The effects of microgeometries in carbide twist drill on dry drilling of cast iron

Felipe Tusset, Luiz Airton Consalter, Orlando Durán

Resultado de la investigación: Contribución a una revistaArtículorevisión exhaustiva

2 Citas (Scopus)


The drilling process is one of the most used methods in producing holes worldwide. An important requirement in the drilling process is the need to generate a hole that satisfies the dimensional and geometrical requirements in just one operation. That leads practitioners to an inner awareness about the geometry of the tool, as well as the strict monitoring of the wear of its cutting edges. However, another relevant factor is the need to reduce process waste. In the case of machining processes, discarding cutting fluids that have arrived at the end of their usefulness presents a relevant management problem. There have been, therefore, increasing efforts towards the possibility of working with minimum amounts of fluid, or even simply the complete elimination of its use. This need to reduce fluid waste can have an adverse effect, however, on both tool life and operations’ performances. In cases of drilling, ductile iron-efficient monitoring of wearing patterns can reduce premature tool breakages. This study evaluates effects on tool life and wearing with hard metal twist drill bits used in drilling ductile iron in the absence of refrigerant. This study includes microgeometry and the type of coating used on the tools. Wearing and tool life behaviors are also studied.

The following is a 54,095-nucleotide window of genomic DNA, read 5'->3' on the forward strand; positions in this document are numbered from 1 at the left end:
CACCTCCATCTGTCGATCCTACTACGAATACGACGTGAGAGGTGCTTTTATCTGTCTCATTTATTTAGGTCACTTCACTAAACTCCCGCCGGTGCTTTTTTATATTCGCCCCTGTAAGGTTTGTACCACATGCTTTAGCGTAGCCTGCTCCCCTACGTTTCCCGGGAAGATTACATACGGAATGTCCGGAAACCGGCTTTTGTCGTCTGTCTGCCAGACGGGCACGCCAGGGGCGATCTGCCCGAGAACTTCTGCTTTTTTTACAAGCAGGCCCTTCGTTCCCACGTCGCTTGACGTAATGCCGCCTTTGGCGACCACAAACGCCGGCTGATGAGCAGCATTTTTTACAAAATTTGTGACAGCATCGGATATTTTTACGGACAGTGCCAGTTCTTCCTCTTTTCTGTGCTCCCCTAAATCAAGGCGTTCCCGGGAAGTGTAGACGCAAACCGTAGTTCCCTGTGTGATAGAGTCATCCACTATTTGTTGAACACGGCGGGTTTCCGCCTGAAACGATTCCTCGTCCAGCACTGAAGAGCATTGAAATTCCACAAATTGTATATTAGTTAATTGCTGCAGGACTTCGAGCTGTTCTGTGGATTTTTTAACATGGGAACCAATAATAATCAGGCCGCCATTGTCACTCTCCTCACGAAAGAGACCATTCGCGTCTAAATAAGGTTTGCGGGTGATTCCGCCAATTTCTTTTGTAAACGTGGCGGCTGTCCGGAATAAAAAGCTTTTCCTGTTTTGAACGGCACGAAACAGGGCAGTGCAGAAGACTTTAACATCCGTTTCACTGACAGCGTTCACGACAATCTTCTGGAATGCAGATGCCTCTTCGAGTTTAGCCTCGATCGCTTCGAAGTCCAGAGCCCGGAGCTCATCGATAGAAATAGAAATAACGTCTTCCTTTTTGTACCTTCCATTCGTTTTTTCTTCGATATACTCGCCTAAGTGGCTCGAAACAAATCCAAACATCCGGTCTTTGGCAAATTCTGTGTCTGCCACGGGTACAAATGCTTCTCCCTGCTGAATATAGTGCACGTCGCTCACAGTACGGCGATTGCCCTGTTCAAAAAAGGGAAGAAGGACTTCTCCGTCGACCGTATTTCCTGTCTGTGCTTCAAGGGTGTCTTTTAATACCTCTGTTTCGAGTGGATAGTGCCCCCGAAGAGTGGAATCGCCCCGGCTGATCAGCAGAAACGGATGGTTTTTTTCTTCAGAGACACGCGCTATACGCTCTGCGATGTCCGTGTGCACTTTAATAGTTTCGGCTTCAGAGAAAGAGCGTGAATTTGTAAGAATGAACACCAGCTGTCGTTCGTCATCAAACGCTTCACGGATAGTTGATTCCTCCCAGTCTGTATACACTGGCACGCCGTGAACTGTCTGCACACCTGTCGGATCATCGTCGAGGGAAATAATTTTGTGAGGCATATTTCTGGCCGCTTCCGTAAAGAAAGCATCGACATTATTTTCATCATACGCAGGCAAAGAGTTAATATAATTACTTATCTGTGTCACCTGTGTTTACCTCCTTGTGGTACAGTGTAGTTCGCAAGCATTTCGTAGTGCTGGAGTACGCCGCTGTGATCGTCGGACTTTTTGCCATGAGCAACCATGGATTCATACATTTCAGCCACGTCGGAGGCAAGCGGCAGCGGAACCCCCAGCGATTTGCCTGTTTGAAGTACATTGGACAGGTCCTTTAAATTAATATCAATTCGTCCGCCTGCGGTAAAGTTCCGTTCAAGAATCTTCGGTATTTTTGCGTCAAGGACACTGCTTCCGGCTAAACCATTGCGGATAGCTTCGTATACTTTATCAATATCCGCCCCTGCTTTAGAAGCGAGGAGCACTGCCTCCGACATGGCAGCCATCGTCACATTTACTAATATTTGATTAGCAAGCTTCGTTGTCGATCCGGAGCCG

Idioma originalInglés
Páginas (desde-hasta)3123-3135
Número de páginas13
PublicaciónInternational Journal of Advanced Manufacturing Technology
EstadoPublicada - 1 dic. 2016
Publicado de forma externa


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